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JCAHO will look for evidence of falls prevention
Is your patient falls reduction program up to par? If not, you could have problems during your next survey by the Joint Commission on Accreditation of Healthcare Organizations. One of the new National Patient Safety Goals for 2005 requires you to reduce the risk of patient harm resulting from falls by assessing and periodically reassessing each patient’s risk for falling and taking action to address any identified risks.
"For instance, you wouldn’t want an intoxicated patient to walk to the X-ray room," says Kim Colonnelli, RN, BSN, MA, district director for emergency and trauma services at Palomar Pomerado Health in Escondido, CA. "That patient should go by wheelchair or preferably gurney."
To reduce risk of patient falls in your ED, you can do the following:
At Bronson Methodist Hospital in Kalamazoo, MI, ED nurses use the Hendrich II Fall Risk Model to assess confusion, depression, altered elimination, dizziness, and mobility, says Glenn Carlson, RN, MSN, CCRN, clinical nurse specialist for the ED. (See resources, below, for more information.)
If the patient’s score indicates a risk of falling, the patient is placed on fall precautions, with a sign placed outside the door. "Our computer system lists choices for interventions for someone on fall precautions," he explains.
If your ED doesn’t have an electronic system, then your assessment form should have interventions listed for all the areas assessed by the Hendrich scale, he recommends. Possible interventions include use of a bed alarm, presence of family members at bedside, continued assessment of medications that could be causing a patient to be at risk, and offering toileting at more frequent intervals, says Carlson.
Assessment and interventions are documented so that all staff will know if someone is at risk, why they are at risk, and what interventions have been attempted, says Carlson. "In addition, if the Hendrich tool is used and interventions are not applied, then you have done only half of the prevention, and someone looking at the chart would pick up on this," he adds.
Patients on fall precautions have a purple dot placed on their identification bands. "Even ancillary staff can quickly identify those at risk, as the identification band is looked at by everyone when the patient is asked their name and birth date as patient identifiers," says Carlson.
At Cape Canaveral Hospital in Cocoa Beach, FL, ED nurses place an orange bracelet on any patient at risk for falling, to alert staff that the patient needs additional precautions and assistance, says Stacey Westphal, RN, MS, CEN, clinical educator for emergency services. "If a patient asks to go to the bathroom, and I see an orange bracelet, I will get a wheelchair and assist them instead of sending them down the hall," she says.
If patients are confused or continue with unsafe practices after continued reinforcement, they are placed on a "fall watch," says Carlson. Once on Fall Watch, a red eye is placed outside the patient’s room to increase awareness that the patient is at risk, which is especially important for areas that don’t have as much traffic and visibility, he explains. "Everyone that walks by that room is supposed to check and make sure the patient and the environment are safe, such as having a call light or bedside table within reach," says Carlson.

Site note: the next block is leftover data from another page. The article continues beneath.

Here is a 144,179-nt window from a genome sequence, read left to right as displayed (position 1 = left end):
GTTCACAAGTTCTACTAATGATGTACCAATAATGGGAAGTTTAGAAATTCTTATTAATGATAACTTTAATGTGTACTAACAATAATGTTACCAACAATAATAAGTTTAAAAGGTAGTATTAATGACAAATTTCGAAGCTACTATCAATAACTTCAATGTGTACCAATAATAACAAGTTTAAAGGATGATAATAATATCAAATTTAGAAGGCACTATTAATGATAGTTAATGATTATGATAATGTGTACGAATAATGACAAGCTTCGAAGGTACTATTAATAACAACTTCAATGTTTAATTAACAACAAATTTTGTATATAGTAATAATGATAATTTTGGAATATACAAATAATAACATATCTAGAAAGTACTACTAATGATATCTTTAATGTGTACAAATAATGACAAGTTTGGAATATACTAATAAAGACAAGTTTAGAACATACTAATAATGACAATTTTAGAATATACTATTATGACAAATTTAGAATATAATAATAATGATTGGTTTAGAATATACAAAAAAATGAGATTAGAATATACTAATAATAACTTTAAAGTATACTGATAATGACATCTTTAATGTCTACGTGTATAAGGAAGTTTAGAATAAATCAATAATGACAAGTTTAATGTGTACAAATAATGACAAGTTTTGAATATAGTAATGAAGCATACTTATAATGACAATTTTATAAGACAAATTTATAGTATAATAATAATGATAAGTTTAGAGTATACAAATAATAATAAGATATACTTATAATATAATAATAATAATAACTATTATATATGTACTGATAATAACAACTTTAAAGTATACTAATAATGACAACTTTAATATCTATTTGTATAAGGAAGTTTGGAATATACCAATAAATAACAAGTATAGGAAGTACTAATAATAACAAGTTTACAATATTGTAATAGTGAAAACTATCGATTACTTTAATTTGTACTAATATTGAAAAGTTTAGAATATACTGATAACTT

Consider the need for call lights, the proximity of commodes, height of the bed, and hydration needs, says Carlson. "A good percentage of patients are trying to get to the bathroom 20 minutes after a meal or 20 minutes after their diuretic or laxative," he says. "Raising awareness of these issues is as essential as assessment for risk."
For elderly or medicated patients, use diversion techniques such as providing videotapes or televisions in rooms or enlisting the help of family members to help keep agitated patients calm, Colonnelli suggests.
At Palomar’s ED, several falls occurred because of visitors sitting on the rolling stools that doctors use for exams, reports Colonnelli. "So we added visiting chairs to every room and stenciled the rolling chairs Staff only’ to help decrease the risk of falls." No visitor falls have occurred since, she says.
By clustering patients in together in one "pod" who require close watching, you can use one sitter for the group to reduce the cost, suggests Colonnelli. Using a single sitter instead of two saves about $150 per shift, she adds.
Nursing assistants at Bronson attended a mandatory one-hour interactive lecture and completed a post-test, says Carlson. "The nursing staff was educated via a self-learning pack, with informal education at the bedside and formally at a skills fair," he says. "The nurses were required to return the post-test to the clinical nurse specialist."
For more information on falls prevention in the ED, contact:
A comprehensive fall prevention, risk management and intervention program featuring the Hendrich II Fall Risk Model is available on the Internet, CD-ROM, and intranet system applications. The cost varies according to platform, individual content requests, and other custom features. For more information, contact: A. Hendrich, P.O. Box 5036, Clayton, MO 63105. Telephone: (866) 653-6660. E-mail: firstname.lastname@example.org. Web: www.ahendrichinc.com.
A free Falls Tool Kit with information on implementing a falls prevention program, effective interventions for high-risk fall patients, and educating staff on fall injury prevention is available on the VA National Center for Patient Safety web site (www.patientsafety.gov/fallstoolkit).